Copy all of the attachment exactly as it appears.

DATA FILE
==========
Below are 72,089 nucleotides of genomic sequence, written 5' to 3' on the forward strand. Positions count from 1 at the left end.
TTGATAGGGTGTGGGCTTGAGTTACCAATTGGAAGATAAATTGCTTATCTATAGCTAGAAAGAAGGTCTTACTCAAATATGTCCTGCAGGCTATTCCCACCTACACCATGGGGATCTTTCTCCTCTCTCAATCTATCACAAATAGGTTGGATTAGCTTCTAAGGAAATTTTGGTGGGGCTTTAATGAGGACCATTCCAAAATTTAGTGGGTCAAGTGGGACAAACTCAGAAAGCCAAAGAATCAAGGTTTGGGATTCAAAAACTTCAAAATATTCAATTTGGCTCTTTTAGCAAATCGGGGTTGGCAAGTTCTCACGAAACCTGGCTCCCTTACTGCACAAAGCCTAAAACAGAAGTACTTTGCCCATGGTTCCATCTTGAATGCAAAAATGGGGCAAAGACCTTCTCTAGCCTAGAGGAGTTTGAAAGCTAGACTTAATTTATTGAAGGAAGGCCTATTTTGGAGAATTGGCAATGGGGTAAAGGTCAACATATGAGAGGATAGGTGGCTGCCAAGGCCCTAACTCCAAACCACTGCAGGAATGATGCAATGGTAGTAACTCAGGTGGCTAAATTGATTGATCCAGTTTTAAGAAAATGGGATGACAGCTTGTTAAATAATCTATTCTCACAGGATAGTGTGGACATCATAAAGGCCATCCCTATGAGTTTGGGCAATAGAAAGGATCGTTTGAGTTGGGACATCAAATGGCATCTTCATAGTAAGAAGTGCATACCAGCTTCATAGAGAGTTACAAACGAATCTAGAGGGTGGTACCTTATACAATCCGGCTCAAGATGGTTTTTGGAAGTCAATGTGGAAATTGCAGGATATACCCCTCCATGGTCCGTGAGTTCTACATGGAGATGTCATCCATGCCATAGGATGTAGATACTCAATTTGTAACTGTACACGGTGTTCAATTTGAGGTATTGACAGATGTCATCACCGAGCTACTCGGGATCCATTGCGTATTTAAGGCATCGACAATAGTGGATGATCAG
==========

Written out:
Below are 72,089 nucleotides of genomic sequence, written 5' to 3' on the forward strand. Positions count from 1 at the left end.
TTGATAGGGTGTGGGCTTGAGTTACCAATTGGAAGATAAATTGCTTATCTATAGCTAGAAAGAAGGTCTTACTCAAATATGTCCTGCAGGCTATTCCCACCTACACCATGGGGATCTTTCTCCTCTCTCAATCTATCACAAATAGGTTGGATTAGCTTCTAAGGAAATTTTGGTGGGGCTTTAATGAGGACCATTCCAAAATTTAGTGGGTCAAGTGGGACAAACTCAGAAAGCCAAAGAATCAAGGTTTGGGATTCAAAAACTTCAAAATATTCAATTTGGCTCTTTTAGCAAATCGGGGTTGGCAAGTTCTCACGAAACCTGGCTCCCTTACTGCACAAAGCCTAAAACAGAAGTACTTTGCCCATGGTTCCATCTTGAATGCAAAAATGGGGCAAAGACCTTCTCTAGCCTAGAGGAGTTTGAAAGCTAGACTTAATTTATTGAAGGAAGGCCTATTTTGGAGAATTGGCAATGGGGTAAAGGTCAACATATGAGAGGATAGGTGGCTGCCAAGGCCCTAACTCCAAACCACTGCAGGAATGATGCAATGGTAGTAACTCAGGTGGCTAAATTGATTGATCCAGTTTTAAGAAAATGGGATGACAGCTTGTTAAATAATCTATTCTCACAGGATAGTGTGGACATCATAAAGGCCATCCCTATGAGTTTGGGCAATAGAAAGGATCGTTTGAGTTGGGACATCAAATGGCATCTTCATAGTAAGAAGTGCATACCAGCTTCATAGAGAGTTACAAACGAATCTAGAGGGTGGTACCTTATACAATCCGGCTCAAGATGGTTTTTGGAAGTCAATGTGGAAATTGCAGGATATACCCCTCCATGGTCCGTGAGTTCTACATGGAGATGTCATCCATGCCATAGGATGTAGATACTCAATTTGTAACTGTACACGGTGTTCAATTTGAGGTATTGACAGATGTCATCACCGAGCTACTCGGGATCCATTGCGTATTTAAGGCATCGACAATAGTGGATGATCAG